We live in Kurram Valley. Our house has brick walls and rooms forming a U around the veranda. We are four: Baba, Ma, Bahram Khan and I. Fourteen-years-old, I am the youngest and Baba is the oldest.
       Everyone in our village is Pashtun, and all the men carry guns. So, it didn’t surprise me when Bahram Khan received a rifle from Baba last year. Before that, Bahram Khan and I used to play together in the rice fields. What did surprise me was how quickly the world of grown-ups swallowed Bahram Khan, hardened his face and body, and replaced his old easy manners. With grave bemusement, I’ve considered these changes. He speaks to me in the formal, guarded tone of strangers. He hunts and wrestles and travels alone wherever Baba sends him. Most days, Bahram Khan and Baba leave the house before sunrise and don’t return before nightfall. For months I’ve avoided Bahram Khan, ignored his presence, in silent protest. I love him dearly still, but I no longer trust him with my secrets. The ease with which he has fallen out of rhythm with me and into some other rhythm, some other pattern, frightens me. I do not resent him perks of manhood, but I cannot ignore the painful truth that separation has not made him seek me out, that loss of our friendship has not disturbed his peace of mind.
       Perhaps Ma, too, has felt these changes, though she has not discussed them with me. Bahram Khan fears Ma. Last month, Ma made pulao, and Bahram Khan said he hated it. Tears formed in Ma’s almond eyes and collected on her thin oval face. Then Baba slapped Bahram Khan, slapped him twice with the level, tired intensity he brings to every task. So of course, Bahram Khan touched Ma’s feet and apologized. And when Ma screams at Bahram Khan for entering the house with dirty sandals, he runs to wash his feet without question.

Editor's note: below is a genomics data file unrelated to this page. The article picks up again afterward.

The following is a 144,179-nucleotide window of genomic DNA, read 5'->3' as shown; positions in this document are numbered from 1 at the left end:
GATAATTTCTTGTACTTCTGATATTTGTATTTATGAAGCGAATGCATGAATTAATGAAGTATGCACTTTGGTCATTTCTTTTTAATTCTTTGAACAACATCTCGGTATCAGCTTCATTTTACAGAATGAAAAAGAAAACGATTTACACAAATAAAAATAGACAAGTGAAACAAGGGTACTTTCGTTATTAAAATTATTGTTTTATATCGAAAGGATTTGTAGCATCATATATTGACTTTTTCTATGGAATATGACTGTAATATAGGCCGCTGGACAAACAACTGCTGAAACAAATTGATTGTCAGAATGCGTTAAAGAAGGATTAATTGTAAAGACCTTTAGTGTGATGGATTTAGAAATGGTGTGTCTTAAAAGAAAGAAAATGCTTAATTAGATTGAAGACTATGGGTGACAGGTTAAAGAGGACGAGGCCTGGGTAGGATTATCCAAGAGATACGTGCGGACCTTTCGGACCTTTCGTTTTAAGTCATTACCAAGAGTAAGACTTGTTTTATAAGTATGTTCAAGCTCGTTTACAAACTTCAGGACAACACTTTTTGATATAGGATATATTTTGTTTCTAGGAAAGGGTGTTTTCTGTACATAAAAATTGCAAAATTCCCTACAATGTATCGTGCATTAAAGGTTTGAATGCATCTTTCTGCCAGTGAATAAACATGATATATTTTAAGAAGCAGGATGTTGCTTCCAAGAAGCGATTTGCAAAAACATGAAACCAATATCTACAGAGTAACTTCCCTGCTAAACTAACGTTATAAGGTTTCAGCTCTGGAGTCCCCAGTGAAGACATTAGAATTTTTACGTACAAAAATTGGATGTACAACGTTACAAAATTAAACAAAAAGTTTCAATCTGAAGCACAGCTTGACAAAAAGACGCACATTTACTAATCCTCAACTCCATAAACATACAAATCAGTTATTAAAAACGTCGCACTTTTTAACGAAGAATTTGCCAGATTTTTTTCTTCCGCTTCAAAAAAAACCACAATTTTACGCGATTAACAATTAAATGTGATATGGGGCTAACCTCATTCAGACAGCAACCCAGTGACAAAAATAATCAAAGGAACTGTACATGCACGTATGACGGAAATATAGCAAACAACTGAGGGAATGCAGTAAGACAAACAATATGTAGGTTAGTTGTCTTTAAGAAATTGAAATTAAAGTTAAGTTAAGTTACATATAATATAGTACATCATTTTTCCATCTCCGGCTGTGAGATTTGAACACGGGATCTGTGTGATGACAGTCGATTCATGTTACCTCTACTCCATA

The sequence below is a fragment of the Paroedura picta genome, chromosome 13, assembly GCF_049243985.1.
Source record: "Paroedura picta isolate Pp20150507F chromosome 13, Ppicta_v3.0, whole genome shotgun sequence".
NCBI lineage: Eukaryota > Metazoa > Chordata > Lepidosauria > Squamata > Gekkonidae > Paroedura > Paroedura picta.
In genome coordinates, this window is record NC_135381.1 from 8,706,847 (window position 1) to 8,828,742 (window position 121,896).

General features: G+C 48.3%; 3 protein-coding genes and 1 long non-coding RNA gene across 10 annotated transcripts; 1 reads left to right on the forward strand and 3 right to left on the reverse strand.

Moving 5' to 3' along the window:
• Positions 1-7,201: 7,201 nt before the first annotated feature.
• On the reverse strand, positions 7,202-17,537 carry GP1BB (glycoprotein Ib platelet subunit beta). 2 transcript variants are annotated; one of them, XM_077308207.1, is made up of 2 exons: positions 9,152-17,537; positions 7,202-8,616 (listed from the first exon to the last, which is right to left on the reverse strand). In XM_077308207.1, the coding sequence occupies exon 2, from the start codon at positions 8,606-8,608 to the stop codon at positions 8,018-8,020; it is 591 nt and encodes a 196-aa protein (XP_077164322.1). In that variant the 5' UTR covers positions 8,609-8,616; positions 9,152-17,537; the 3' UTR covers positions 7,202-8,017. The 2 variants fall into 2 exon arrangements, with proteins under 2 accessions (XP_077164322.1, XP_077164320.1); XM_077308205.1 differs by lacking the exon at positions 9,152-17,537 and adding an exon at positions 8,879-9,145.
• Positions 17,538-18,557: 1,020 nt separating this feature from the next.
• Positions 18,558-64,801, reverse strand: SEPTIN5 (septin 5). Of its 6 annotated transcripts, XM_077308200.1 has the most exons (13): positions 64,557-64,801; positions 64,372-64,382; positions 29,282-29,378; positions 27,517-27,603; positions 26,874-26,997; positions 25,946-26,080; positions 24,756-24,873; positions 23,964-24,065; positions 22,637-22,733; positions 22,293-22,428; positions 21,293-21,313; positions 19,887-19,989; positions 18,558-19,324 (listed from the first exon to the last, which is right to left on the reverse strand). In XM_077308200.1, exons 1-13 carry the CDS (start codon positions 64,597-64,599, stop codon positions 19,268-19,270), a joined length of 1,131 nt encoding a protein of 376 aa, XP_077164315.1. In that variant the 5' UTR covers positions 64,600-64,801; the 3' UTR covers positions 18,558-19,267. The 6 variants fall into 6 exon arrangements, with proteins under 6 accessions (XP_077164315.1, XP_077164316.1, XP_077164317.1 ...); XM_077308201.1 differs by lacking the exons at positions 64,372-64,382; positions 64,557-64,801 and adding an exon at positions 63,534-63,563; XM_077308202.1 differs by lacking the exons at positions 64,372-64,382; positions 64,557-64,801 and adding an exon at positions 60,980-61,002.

I think Ma is harmless. Whenever she is angry at me, I kiss her hands, and she relents, but you can’t keep secrets from Ma, for she always finds out the truth. One time it rained when I was with Sheroo, and I returned home with my shalwar muddied. I washed quickly before I went to Ma. I can smell him on you still, she said. Go wash yourself again. Ma is always telling us to wash ourselves.    
       Every morning she opens the windows and turns on the radio—a treasure from her dowry that survived the journey from Parachinar, her hometown. In the morning light, she teaches me to read and write. Then she sweeps our veranda. She makes roti by hand on our brick stove. She churns butter as the slanted rays of afternoon sun fall on her golden curls. She makes our Eid clothes with her sewing machine.